As part of measures to combat the spread of coronavirus infections, multiple regional assemblies in Japan are considering introducing penalties for people disobeying local anti-transmission policies by instituting or revising ordinances.
Behind the moves apparently lie regional authorities' frustrations over the national government's failure to promote discussions on binding infection control measures. However, as punitive provisions entail restrictions on personal rights, these localities need to discuss the matter carefully from a national perspective.
In Tokyo, the metropolitan assembly group Tomin First no Kai (Tokyoites First) is looking into revising a prefectural ordinance to include penalties on those who refuse to take polymerase chain reaction (PCR) tests. Under the amendment bill, a person can be subject to a civil fine of up to 50,000 yen (about $480) if they are advised by a public health center to take a PCR test but refuses to do so without a justifiable reason, even after a governor's order.
In Fukuoka Prefecture, a suprapartisan group of members in the prefectural assembly is mulling an ordinance that requires those infected with the coronavirus to cooperate with requests by the prefectural government in epidemiological surveys and filing reports. Those who refuse to obey the requests can be subject to a civil fine.
Under Japan's revised special measures law on new types of influenza and other infectious diseases, prefectural governors are in principle tasked to deal with infection control measures. For this reason, many prefectural governments have complemented the law with their own ordinances based on each region's circumstances. However, discussion on penalties related to coronavirus countermeasures should be held apart from those ordinances.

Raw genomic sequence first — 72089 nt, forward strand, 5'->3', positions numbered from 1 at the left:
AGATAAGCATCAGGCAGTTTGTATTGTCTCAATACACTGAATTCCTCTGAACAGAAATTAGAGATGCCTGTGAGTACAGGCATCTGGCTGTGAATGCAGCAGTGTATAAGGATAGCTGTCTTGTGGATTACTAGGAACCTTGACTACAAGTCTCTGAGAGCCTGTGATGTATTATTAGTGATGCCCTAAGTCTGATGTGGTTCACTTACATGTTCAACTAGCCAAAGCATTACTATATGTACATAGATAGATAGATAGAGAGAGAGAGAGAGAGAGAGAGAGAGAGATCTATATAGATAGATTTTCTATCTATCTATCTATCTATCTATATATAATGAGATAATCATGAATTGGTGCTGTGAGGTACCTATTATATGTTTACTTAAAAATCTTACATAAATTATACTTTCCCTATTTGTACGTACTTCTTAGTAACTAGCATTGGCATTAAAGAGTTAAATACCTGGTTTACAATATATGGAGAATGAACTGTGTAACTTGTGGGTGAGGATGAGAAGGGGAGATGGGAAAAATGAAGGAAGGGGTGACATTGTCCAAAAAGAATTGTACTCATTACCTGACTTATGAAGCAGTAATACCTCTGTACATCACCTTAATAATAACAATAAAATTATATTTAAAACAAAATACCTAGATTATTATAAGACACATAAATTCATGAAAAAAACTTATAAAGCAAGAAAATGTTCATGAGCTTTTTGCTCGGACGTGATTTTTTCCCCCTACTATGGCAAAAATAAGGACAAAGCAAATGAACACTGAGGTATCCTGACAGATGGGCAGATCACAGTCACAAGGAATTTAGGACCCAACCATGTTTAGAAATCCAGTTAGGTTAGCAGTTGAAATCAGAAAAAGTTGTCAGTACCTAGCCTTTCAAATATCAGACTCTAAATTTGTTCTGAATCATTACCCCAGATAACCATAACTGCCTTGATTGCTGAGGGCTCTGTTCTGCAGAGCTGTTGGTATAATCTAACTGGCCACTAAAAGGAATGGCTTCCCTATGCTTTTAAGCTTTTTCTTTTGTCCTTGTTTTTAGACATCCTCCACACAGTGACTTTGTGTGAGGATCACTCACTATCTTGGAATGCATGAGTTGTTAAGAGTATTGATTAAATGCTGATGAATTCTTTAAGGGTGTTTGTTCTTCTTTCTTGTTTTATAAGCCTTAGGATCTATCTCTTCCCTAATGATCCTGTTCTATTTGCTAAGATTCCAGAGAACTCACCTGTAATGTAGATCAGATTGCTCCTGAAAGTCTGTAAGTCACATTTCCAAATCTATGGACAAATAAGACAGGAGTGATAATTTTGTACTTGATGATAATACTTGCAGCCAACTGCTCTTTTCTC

In many countries in Europe and North America, stay-at-home orders often come with penalties. In contrast, the Japanese government has sought voluntary cooperation from businesses and individuals. Discussions over the pros and cons of enforcing such requests and penalizing those in violation have not been exhausted at the national level.
A civil fine is different from a fine levied as a criminal punishment, and is an administrative penalty imposed for minor violations. Given the nature of a civil fine, is it still appropriate to introduce them to promote cooperation with PCR testing and epidemiological surveys?
To require infected individuals and those who have come into close contact with coronavirus carriers to make reports or go through tests by imposing penalties can promote discrimination and prejudice against them. Some have pointed to the possibility that people may avoid consulting public health centers out of fear of being slapped with a fine. Authorities must closely examine these points as well.
Some have argued for introducing penalties for businesses that refuse to comply with authorities' requests to temporarily shut down. The National Governors' Association is calling for developing laws to that effect, but the national government is reluctant to take part in the discussion as it is wary of the possibility of such penalties leading to the need to compensate businesses.
It is not appropriate for regional authorities to take differing responses regarding personal rights restrictions aimed at making infection control measures workable. The national government should present a uniform view on the issue without leaving the decision-making entirely to local bodies.